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Every year, on the Sunday before 5 October, the feast day of St Froilán, the inhabitants of the Spanish city of León celebrate a popular festival known as Las Cantaderas. The fiesta, which has been in existence for almost 500 years, commemorates the decision supposedly taken in the late eighth century by the Christian kings of Asturias to deliver one hundred maidens to the emir of al-Andalus (Muslim Iberia) in annual payment of tribute. Tradition records that this obligation was later removed by King Ramiro I (842-50), who, with the miraculous assistance of St James, defeated a vast Muslim army at Clavijo in the Rioja in 844.
Sculptural depiction of St James, the victor of Clavijo, at Santiago de Compostela cathedral
During the course of the Leonese festivities a group of young women dressed in medieval costume is instructed to dance by a figure known as the sotadera, who is to lead them southwards to join the emir’s harem. However, the sotadera takes the group on an alternative route as far as the cathedral, where further dancing takes place, Mass is held, and offerings are made to the Virgin to give thanks for the safe delivery of the women.
The festival of the Cantaderas
The legend of the tribute of the hundred maidens has gripped the imagination of Spaniards for the best part of 900 years and inspired an extraordinary outpouring of artistic creativity, including works of history, poetry, drama, painting and even a zarzuela (the Spanish opera form). The legend also lay at the heart of one of the most effective forgeries to have been carried out anywhere in the medieval Latin West: the solemn promise of an annual offering to the shrine of St James at Santiago de Compostela (the ‘Voto de Santiago’).
My latest research project has investigated the political and cultural significance of sexual encounters between Christians and Muslims in the Iberian Peninsula, from the Islamic conquest in the early eighth century to the end of Muslim rule in 1492. Examining a wide range of sources including legal documents, historical narratives, polemical and hagiographic works, poetry, music, and visual art, the book investigates the ways in which interfaith couplings were perceived, tolerated, or feared, depending upon the political and social contexts in which they occurred. In doing so, the book explores why the “cultural memory” of such liaisons carried such a powerful resonance within Christian society during the Later Middle Ages and beyond, and considers the part that memory played in reinforcing community identity and defining social and cultural boundaries between the faiths.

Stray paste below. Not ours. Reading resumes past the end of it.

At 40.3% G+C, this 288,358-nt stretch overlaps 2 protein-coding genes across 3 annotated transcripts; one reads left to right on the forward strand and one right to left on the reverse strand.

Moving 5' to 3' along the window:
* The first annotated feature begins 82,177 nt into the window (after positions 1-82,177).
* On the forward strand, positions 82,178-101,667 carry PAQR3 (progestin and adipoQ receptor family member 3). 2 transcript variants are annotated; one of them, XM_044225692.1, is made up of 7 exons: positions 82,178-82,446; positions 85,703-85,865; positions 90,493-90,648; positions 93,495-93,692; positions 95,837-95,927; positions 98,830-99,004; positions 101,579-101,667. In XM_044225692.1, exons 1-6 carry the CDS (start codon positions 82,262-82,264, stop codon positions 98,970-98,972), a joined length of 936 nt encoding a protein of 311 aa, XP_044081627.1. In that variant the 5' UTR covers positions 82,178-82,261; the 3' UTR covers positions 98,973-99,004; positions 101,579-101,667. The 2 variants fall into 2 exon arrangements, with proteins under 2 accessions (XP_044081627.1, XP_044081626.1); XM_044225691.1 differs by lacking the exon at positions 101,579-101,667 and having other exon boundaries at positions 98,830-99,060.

Marriages between Muslim men and Christian women helped consolidate Islamic authority over Iberia in the aftermath of the conquest. Marriage alliances were also a tool of diplomacy for the ruling Umayyad dynasty and for other elite Muslim families in their relations with the states of the Christian North. Meanwhile, procreating with slave concubines served as a dynastic defence mechanism, designed to ensure that a Muslim wife’s family would not stake its own claims to power. Furthermore, the enslavement of large numbers of Christian women during the course of Muslim attacks on the North, as a consequence of which some were recruited to the harems of the Muslim male élite, constituted a powerful weapon of war, designed to erode community cohesion on the Christian side and reduce its will to resist.
Ivory casket given in 964 by the caliph al-Ḥakam II to his concubine Ṣubḥ (Madrid: Museo Arqueológico Nacional)
Yet attitudes towards such liaisons did not remain fixed throughout the medieval period. From the late eleventh century, a range of political, social and cultural forces – a shift in the balance of power in favour of the Christians; ecclesiastical reform; the influence of canon lawyers; and the development of a militant anti-Islamic ideology – converged to condemn interfaith marriage to swift decline. The Christian authorities also drafted laws that were designed to prevent sexual mixing between Christian women and Muslim and Jewish men.
For all their differences, Christian, Islamic and Jewish law codes were agreed that their own women should not indulge in sexual relationships with men of other faiths. The fear was that such liaisons would lead women to apostasy; but they were also viewed as acts of dishonour, both to the women and to their menfolk who had failed to protect them. By linking the sexual honour of a group’s women to the collective honour of the wider community, lawgivers and others imbued such sexual unions with intense political meaning. Yet interfaith sexual politics were asymmetrical. In al-Andalus Muslim men took Christian wives or concubines with the acquiescence of Islamic law; and while the Church authorities criticised those Christian men who took Muslim or Jewish concubines or frequented minority prostitutes, such relationships were not considered to undermine the existing hierarchies of power and were rarely punished.
The legend of the tribute of the hundred maidens, which first appeared c.1160, tapped into these anxieties. It also represented a warning from the past. Christians were reminded that military failure against the Muslims would not only be paid for with lives, lands and castles, but also with feminine sexual honour, which would in turn diminish the collective honour of Christendom as a whole. Christian soldiers therefore had to prove themselves as men, so that the memory of that past shame might be avenged and the barriers that had been erected between the faiths could never be breached again.
Conquerors, Brides, and Concubines: Interfaith Relations and Social Power in Medieval Iberia will be published by University of Pennsylvania Press in January 2015.
Prof. Simon Barton